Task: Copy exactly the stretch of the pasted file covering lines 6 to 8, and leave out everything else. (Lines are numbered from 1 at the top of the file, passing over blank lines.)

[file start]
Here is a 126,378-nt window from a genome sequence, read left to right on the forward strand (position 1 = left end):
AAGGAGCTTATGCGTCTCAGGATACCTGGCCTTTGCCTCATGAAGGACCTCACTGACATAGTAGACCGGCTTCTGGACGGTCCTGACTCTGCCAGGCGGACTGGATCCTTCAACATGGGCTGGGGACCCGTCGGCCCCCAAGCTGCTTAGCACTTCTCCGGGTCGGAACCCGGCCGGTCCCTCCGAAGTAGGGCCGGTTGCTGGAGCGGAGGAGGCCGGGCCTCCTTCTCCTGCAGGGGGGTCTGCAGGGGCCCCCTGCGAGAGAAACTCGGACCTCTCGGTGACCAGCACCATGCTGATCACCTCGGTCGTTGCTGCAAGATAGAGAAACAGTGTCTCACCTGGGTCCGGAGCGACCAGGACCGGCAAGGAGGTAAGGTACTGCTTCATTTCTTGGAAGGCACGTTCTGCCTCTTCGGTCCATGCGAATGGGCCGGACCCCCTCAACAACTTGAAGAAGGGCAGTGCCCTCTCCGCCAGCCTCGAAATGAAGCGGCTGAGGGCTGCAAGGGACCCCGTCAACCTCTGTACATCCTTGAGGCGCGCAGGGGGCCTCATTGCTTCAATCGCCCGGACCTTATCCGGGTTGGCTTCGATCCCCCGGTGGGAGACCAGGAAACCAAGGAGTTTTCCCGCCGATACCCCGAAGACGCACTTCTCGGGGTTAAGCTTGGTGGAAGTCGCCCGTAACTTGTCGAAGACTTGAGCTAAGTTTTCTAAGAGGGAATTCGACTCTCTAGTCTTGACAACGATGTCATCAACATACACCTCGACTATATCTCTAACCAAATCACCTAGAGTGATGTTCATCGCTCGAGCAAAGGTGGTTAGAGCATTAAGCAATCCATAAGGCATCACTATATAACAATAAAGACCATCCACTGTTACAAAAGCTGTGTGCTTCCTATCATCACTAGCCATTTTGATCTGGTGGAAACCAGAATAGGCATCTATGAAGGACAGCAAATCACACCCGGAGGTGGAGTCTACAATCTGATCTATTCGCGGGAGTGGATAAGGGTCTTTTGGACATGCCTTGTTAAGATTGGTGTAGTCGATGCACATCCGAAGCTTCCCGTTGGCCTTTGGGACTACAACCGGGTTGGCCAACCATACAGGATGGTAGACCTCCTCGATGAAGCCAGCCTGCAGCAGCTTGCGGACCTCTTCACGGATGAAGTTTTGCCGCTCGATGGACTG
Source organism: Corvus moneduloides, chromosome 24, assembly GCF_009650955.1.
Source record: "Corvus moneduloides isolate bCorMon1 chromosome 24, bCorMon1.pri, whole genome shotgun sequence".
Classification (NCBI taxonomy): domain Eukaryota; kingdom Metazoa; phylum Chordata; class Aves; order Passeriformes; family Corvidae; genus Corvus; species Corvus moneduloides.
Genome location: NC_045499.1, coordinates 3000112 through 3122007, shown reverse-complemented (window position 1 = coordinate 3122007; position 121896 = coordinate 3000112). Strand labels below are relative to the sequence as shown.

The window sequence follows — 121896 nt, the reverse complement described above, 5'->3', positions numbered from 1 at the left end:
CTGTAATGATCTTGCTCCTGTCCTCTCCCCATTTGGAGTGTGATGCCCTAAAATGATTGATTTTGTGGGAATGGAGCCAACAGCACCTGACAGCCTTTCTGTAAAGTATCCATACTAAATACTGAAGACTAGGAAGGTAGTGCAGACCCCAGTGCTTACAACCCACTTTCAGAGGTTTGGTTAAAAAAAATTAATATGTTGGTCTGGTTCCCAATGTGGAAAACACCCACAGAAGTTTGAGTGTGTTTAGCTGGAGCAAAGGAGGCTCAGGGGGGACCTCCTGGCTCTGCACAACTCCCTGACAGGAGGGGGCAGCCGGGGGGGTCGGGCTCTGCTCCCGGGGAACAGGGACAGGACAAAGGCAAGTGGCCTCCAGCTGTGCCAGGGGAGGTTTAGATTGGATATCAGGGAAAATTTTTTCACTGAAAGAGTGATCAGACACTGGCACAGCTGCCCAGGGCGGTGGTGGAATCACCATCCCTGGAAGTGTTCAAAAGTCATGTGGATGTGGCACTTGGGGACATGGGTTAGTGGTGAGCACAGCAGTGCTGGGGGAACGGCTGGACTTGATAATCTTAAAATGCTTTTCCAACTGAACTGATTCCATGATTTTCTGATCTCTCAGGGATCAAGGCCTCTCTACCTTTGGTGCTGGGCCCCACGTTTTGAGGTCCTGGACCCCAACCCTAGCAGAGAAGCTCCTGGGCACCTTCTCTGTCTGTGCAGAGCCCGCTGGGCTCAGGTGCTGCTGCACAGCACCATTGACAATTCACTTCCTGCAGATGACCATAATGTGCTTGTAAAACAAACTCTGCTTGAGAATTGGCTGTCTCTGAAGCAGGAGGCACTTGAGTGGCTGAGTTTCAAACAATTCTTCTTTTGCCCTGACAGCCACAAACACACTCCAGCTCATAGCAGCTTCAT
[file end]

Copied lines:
Genome location: NC_045499.1, coordinates 3000112 through 3122007, shown reverse-complemented (window position 1 = coordinate 3122007; position 121896 = coordinate 3000112). Strand labels below are relative to the sequence as shown.

The window sequence follows — 121896 nt, the reverse complement described above, 5'->3', positions numbered from 1 at the left end:
CTGTAATGATCTTGCTCCTGTCCTCTCCCCATTTGGAGTGTGATGCCCTAAAATGATTGATTTTGTGGGAATGGAGCCAACAGCACCTGACAGCCTTTCTGTAAAGTATCCATACTAAATACTGAAGACTAGGAAGGTAGTGCAGACCCCAGTGCTTACAACCCACTTTCAGAGGTTTGGTTAAAAAAAATTAATATGTTGGTCTGGTTCCCAATGTGGAAAACACCCACAGAAGTTTGAGTGTGTTTAGCTGGAGCAAAGGAGGCTCAGGGGGGACCTCCTGGCTCTGCACAACTCCCTGACAGGAGGGGGCAGCCGGGGGGGTCGGGCTCTGCTCCCGGGGAACAGGGACAGGACAAAGGCAAGTGGCCTCCAGCTGTGCCAGGGGAGGTTTAGATTGGATATCAGGGAAAATTTTTTCACTGAAAGAGTGATCAGACACTGGCACAGCTGCCCAGGGCGGTGGTGGAATCACCATCCCTGGAAGTGTTCAAAAGTCATGTGGATGTGGCACTTGGGGACATGGGTTAGTGGTGAGCACAGCAGTGCTGGGGGAACGGCTGGACTTGATAATCTTAAAATGCTTTTCCAACTGAACTGATTCCATGATTTTCTGATCTCTCAGGGATCAAGGCCTCTCTACCTTTGGTGCTGGGCCCCACGTTTTGAGGTCCTGGACCCCAACCCTAGCAGAGAAGCTCCTGGGCACCTTCTCTGTCTGTGCAGAGCCCGCTGGGCTCAGGTGCTGCTGCACAGCACCATTGACAATTCACTTCCTGCAGATGACCATAATGTGCTTGTAAAACAAACTCTGCTTGAGAATTGGCTGTCTCTGAAGCAGGAGGCACTTGAGTGGCTGAGTTTCAAACAATTCTTCTTTTGCCCTGACAGCCACAAACACACTCCAGCTCATAGCAGCTTCAT